Google has achieved human parity in its speech recognition technology, according to the latest entry in Kleiner Perkins’ annual Internet Trends report, delivered by the firm’s Mary Meeker at last week’s Code Conference in California.
Defining an accuracy rate of 95 percent as the ‘Threshold for Human Accuracy’, the report indicates that Google has now met and slightly exceeded that level, citing data from Google. The achievement reflects a 20 percent improvement in accuracy since 2013.
The report also suggests that voice is an increasingly popular modality for online searches, accounting for 20 percent of all mobile queries last year.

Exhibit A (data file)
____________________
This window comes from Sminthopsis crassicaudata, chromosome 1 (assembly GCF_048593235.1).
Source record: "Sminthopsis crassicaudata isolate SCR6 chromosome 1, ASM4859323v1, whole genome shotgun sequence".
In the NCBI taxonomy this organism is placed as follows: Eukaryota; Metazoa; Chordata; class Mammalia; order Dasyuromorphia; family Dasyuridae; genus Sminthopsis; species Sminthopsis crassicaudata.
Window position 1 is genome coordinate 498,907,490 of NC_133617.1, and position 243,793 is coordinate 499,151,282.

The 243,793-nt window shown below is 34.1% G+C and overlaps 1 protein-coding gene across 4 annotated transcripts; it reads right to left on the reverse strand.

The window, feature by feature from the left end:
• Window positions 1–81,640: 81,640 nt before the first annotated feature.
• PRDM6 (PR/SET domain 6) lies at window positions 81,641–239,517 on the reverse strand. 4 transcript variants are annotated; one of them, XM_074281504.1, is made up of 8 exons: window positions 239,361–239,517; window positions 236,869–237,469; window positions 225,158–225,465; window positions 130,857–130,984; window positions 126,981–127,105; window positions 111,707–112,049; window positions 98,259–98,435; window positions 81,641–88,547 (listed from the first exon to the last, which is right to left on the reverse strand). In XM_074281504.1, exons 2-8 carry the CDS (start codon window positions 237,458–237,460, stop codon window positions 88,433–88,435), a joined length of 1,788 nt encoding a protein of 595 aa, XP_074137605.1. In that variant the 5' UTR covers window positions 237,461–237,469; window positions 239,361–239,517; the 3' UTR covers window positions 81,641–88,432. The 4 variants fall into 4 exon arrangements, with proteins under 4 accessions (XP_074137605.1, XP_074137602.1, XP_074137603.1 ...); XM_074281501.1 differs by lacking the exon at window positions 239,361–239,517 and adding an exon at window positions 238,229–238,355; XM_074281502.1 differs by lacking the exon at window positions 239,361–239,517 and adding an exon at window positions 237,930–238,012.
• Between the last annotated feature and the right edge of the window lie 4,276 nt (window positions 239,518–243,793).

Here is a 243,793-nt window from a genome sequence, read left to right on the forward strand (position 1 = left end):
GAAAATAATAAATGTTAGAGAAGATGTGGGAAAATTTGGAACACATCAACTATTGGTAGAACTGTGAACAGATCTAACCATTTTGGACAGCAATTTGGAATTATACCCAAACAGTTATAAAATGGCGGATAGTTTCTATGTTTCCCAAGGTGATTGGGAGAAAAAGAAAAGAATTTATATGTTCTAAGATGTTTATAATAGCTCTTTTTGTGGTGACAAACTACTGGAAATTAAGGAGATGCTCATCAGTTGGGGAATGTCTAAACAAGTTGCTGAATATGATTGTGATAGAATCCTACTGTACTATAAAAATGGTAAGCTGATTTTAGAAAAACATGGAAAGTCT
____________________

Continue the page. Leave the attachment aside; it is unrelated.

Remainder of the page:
Clearly, there is a growing market opportunity here for any tech companies that are able to replicate human-like conversation capabilities in AI, especially as a growing number of connected devices emerge with the IoT. And Google is not alone in pursuing it: IBM announced earlier this year that it had reached a word error rate of 5.5 percent with its speech recognition technology, besting the 6.9 percent error rate boasted by Microsoft last autumn. Amazon, meanwhile, continues to train its voice-based Alexa platform on an increasingly wide data set. All of which suggests that consumers will soon be having a lot of in-depth conversations with their devices.
(Originally posted on Mobile ID World)